We have previously found an association between more frequent intake of sweetened artificially-flavored milk-based drinks and higher breast density among Chilean girls participating in the Growth and Obesity Cohort Study (GOCS) [27]. The relation was not present for plain milk, suggesting that added sugar might be driving the association and necessitating further study of beverages of any type with added sugar. We hypothesized that higher SSB intake is associated with higher absolute breast density and percent breast density, when accounting for body composition, among adolescents. Therefore, we examined the association between SSB intake and breast composition in a large, prospective cohort of adolescent girls in Santiago, Chile.


Study population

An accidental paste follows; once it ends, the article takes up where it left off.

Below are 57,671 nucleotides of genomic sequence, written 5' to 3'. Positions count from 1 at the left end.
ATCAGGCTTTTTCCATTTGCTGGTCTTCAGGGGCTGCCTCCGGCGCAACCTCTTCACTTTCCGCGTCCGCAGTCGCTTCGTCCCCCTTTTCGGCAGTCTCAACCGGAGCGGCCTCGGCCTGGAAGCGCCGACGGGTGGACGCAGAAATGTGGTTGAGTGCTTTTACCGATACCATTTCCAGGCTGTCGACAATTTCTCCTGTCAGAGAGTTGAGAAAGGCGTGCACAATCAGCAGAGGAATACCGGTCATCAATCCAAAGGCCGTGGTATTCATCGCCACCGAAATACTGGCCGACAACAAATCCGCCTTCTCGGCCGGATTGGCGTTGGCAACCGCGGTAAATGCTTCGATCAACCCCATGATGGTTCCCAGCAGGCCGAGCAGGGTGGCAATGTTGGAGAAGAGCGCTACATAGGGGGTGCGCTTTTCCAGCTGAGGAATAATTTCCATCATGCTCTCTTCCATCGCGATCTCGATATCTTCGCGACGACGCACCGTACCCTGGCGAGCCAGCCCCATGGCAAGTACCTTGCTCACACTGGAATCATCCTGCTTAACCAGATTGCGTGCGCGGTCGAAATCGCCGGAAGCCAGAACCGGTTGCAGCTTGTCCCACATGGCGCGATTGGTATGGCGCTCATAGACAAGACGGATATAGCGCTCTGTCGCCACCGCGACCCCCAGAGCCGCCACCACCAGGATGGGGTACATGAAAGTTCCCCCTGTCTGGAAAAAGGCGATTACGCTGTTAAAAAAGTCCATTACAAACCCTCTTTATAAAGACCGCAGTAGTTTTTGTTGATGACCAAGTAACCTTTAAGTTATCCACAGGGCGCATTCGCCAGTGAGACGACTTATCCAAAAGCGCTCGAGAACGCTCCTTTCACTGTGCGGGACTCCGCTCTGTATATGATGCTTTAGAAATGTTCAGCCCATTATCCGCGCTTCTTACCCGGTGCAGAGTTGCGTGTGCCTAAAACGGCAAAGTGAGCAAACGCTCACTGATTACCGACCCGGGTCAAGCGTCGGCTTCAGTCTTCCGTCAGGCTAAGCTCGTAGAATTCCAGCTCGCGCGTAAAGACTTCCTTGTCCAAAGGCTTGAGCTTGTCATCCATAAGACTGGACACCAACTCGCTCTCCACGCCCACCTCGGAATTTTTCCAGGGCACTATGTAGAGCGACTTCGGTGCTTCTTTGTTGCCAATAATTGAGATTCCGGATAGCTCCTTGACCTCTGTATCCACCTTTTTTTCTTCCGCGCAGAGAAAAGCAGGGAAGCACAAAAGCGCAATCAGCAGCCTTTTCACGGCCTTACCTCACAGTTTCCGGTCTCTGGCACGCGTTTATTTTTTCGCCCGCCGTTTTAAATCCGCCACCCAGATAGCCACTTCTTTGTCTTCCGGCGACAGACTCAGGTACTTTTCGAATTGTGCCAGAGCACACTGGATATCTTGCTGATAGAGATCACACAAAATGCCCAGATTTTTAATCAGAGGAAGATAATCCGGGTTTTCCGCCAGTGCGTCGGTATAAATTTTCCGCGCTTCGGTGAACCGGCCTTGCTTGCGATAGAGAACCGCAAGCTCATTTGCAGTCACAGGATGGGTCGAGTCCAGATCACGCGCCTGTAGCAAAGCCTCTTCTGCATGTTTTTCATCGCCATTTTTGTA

The ongoing longitudinal GOCS study was initiated in 2006 and is comprised of children born in 2002–2003 from six counties of Santiago, Chile [29]. Children included in the initial cohort met the following criteria: (i) aged 2.6–4 years in 2006, (ii) attendance at a low- or middle-low-income nursery belonging to the National Association of Dare Care Centers (JUNJI) in 2006, (iii) full-term (37–42 week) singleton birth with birth weight > 2500 g, (iv) evidence of prior year enrollment in a JUNJI center, and (v) free from physical and psychological conditions affecting growth (e.g., skin burns, brain tumor, hyperthyroidism). Of the 1498 eligible participants, 80% (1190) agreed to participate and enroll in the study; 515 were girls. Children included in the cohort visited the Institute of Nutrition and Food Technology (INTA) Health Clinic roughly once per year from 2006 to 2010; in 2011, the visit frequency increased to twice per year in order to more precisely capture Tanner (pubertal) staging. At the Health Clinic, participants received a physical exam that included assessment of anthropometric measures (weight, height, body mass index, waist circumference) and pubertal development (Tanner stage, breast composition, age at menarche), in addition to collection of biological specimen and dietary nutrition intake via 24-h (24H) recall.